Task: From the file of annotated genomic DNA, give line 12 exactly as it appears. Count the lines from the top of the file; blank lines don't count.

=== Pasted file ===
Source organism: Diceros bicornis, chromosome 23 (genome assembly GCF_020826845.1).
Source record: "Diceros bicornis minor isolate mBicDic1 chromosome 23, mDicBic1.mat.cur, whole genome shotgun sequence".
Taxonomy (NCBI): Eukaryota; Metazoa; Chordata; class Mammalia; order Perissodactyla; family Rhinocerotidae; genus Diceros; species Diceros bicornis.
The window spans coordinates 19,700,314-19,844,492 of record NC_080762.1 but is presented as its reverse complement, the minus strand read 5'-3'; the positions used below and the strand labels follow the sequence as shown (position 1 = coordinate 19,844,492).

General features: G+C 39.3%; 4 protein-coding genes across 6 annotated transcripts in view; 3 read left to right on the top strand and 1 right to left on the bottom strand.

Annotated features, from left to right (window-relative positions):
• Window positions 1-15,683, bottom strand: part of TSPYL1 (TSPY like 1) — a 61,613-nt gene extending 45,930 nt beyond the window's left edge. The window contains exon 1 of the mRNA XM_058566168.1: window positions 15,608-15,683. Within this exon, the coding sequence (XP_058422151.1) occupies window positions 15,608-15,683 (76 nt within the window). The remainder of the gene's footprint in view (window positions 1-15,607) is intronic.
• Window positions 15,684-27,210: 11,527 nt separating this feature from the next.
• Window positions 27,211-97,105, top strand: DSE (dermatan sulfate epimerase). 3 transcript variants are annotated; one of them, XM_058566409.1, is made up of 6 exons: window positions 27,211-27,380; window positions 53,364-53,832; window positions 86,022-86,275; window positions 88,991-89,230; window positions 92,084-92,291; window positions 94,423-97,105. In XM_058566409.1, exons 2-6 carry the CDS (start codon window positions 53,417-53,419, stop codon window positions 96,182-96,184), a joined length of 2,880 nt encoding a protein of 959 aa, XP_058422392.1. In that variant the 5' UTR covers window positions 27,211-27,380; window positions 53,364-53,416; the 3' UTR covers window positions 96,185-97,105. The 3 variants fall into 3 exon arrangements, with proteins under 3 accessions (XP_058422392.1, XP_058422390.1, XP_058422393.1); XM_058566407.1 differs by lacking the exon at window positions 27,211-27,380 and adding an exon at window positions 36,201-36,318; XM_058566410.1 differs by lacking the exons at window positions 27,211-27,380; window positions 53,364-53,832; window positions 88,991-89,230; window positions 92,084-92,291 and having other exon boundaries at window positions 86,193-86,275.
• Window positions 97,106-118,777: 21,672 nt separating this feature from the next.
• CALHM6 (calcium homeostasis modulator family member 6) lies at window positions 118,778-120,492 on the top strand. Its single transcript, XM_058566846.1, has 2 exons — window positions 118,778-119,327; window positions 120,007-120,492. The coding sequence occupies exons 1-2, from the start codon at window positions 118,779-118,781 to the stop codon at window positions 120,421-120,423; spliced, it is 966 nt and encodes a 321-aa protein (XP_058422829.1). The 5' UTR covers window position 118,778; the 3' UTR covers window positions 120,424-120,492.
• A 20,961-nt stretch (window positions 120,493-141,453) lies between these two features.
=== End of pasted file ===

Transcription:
• A 20,961-nt stretch (window positions 120,493-141,453) lies between these two features.